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What is the intuitive definition of a subsequence?

  1. Jul 9, 2009 #1
    In Rudin's "Principles of Mathematical Analysis" he gives the strict definition for a subsequence as follows:

    Given a subsequence {pn}, consider a sequence {nk}of positive integers, such that n1<n2<n3<... Then the sequence {pni} is called a subsequence of {pn}. If {pni} converges, its limit is called a subsequential limit of {pn}.

    Just underneath this definition, he says:

    It is clear that {pn} converges to p if and only if every subsequence of {pn} converges to p.

    From this definition alone, the answer is clear. Given any numerical sequence, basically if i start at any nth term and proceed infinitely (assuming that is what Rudin meant by "...") then I have a subsequence. But there are other definitions later in the book which recall this one and make it seem like a subsequence is any sort of segment of a sequence which can have a finite end and beginning, for instance, the following theorem which comes only one page after the previous definition:

    The subsequential limits of a sequence {pn} in a metric space X form a closed subset of X.

    To me, this implies that there are (or at least, could be) multiple subsequential limits. However, the previous definition and the remark just after imply there is only one. Clearly I am misunderstanding something here. Does anyone have the insight I seem to be lacking? Thanks in advance.
  2. jcsd
  3. Jul 9, 2009 #2
    That's correct. A sequence can have multiple subsequential limits if it doesn't converge. The previous remark only concerned convergent sequences. Remember, you can choose any members of the sequence you want to be part of the subsequence, as long as they appear in the same order as in the original sequence. For example, you can have a subsequence consisting of every fifth term in the original sequence. Any method of selection is fine, as long as you don't mess with the order.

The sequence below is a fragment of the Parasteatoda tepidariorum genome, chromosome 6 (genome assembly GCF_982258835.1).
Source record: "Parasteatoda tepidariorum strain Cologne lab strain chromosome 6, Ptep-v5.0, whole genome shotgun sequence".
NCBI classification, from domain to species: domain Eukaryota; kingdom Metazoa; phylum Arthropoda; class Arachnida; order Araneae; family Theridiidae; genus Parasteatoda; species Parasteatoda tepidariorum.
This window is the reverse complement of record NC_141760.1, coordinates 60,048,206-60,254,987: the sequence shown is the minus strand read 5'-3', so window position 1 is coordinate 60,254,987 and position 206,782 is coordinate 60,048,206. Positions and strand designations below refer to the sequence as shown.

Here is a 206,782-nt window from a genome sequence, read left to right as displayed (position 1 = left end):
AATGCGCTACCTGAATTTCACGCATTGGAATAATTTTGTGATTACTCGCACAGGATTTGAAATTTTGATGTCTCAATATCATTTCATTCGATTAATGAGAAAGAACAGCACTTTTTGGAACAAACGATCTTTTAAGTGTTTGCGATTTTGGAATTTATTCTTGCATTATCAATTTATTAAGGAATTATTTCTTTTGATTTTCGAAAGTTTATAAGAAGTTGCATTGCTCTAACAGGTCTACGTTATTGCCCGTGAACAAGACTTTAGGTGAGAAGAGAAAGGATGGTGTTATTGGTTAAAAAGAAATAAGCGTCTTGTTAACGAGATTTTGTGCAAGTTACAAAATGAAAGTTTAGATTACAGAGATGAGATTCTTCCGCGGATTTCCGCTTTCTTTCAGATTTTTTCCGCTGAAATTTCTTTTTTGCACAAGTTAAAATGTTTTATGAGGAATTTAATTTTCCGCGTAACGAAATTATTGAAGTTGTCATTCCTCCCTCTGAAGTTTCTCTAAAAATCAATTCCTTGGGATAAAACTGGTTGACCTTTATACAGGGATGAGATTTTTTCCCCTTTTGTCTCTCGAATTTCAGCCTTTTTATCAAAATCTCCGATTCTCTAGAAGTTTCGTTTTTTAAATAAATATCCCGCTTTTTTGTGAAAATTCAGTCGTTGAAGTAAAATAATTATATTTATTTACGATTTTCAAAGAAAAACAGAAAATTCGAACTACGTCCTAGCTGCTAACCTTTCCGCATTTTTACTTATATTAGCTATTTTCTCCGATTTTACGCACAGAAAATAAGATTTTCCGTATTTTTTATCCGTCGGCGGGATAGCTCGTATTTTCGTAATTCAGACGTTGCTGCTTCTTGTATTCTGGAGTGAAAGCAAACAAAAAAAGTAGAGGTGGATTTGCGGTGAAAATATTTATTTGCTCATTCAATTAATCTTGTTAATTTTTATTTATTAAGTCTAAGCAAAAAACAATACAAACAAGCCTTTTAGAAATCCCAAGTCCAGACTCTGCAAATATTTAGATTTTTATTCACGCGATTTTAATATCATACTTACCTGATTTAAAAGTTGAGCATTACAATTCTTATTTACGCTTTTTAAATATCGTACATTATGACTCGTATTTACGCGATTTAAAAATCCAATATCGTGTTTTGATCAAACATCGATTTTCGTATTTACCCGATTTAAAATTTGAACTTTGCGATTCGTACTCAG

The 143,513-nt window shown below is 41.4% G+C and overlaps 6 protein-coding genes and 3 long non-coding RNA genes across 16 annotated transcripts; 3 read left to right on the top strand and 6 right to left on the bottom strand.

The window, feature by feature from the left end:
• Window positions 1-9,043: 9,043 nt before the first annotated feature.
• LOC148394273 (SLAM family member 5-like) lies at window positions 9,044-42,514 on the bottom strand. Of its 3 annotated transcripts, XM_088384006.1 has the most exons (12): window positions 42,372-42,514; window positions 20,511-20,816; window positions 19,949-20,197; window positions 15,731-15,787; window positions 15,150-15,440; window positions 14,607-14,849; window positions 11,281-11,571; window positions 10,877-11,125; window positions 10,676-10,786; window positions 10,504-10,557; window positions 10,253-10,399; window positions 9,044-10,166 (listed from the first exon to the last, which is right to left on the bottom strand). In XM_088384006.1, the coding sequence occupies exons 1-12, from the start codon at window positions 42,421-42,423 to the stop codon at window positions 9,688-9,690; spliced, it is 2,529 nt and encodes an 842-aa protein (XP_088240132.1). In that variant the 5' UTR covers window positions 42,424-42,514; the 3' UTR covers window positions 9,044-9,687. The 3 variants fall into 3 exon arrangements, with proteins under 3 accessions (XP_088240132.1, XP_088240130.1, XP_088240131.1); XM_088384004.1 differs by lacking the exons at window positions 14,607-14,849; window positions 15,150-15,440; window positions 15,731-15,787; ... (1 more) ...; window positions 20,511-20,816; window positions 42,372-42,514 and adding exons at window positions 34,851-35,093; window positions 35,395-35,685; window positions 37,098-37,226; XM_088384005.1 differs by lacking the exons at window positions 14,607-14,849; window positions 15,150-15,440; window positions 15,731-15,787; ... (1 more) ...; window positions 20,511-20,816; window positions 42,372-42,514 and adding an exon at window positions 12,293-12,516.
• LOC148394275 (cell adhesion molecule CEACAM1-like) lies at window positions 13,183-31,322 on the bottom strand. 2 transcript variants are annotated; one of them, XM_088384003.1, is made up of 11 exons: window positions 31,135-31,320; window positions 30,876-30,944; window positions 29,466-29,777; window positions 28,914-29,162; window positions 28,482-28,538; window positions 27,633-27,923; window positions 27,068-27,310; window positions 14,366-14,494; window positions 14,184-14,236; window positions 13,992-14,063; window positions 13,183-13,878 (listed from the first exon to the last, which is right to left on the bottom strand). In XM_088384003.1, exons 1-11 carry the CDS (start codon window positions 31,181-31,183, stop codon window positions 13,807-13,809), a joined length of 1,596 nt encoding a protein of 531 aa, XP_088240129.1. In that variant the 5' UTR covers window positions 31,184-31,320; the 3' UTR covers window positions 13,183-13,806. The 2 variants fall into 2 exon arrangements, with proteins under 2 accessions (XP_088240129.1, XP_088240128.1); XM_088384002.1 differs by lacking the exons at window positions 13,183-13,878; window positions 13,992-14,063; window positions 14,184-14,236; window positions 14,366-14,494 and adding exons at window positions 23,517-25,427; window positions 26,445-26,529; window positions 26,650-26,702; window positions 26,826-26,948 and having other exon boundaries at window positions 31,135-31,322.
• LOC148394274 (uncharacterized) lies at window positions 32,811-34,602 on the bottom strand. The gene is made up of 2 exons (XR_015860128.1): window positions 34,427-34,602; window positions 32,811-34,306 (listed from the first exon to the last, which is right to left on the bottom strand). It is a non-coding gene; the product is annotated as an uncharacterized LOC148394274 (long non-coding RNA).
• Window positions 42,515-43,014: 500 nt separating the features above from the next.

4. Jul 9, 2009 #3


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    Hi Newtime! :smile:
    If by "proceed infinitely" you mean n, n+1, n+2, … then no.

    If the original sequence is 1 0 1 0 1 0 1 0 …,

    then the subsequence 1 1 1 1 1 … converges to 1 (obviously! :rolleyes:) but the subsequence 0 0 0 0 0 … converges to 0. :wink:
  5. Jul 9, 2009 #4

    Thank you both for the replies, it does help clear up some confusion already. However, one thing about Rudin's remark after the definition troubles me: if the sequence {pn} converges to p if and onyl if every subsequential limit is also p, then how can a convergent sequence, like say {10+[tex]\frac{1}{n}[/tex]} n[tex]\in[/tex]Z (it might just be my computer messing up but the tex doesn't come through, the sequence is {10+1/n} for any integer n) converge to 10 as n approaches infinity if I can choose an arbitrary, finite subsequence, say {11, 10.5, 10.25} which obviously does not converge to 10. I think this is the link in thinking I'm missing, because everything else you both said makes sense and that's what I had thought but that one remark after that definition has got be confused still.
  6. Jul 9, 2009 #5
    Forgot to mention that the subsequence needs to contain infinitely many terms from the original sequence. You can't have a finite subsequence.
  7. Jul 9, 2009 #6
    Ahh ok this helps with that previous example I just gave then. That makes much more sense. So in the theorem I cited in my original post about every subsequential limit forming a closed subset, that wasn't talking about a convergent sequence necessarily, just a sequence, but if the sequence was convergent then the set of all subsequential limits would contain one point?
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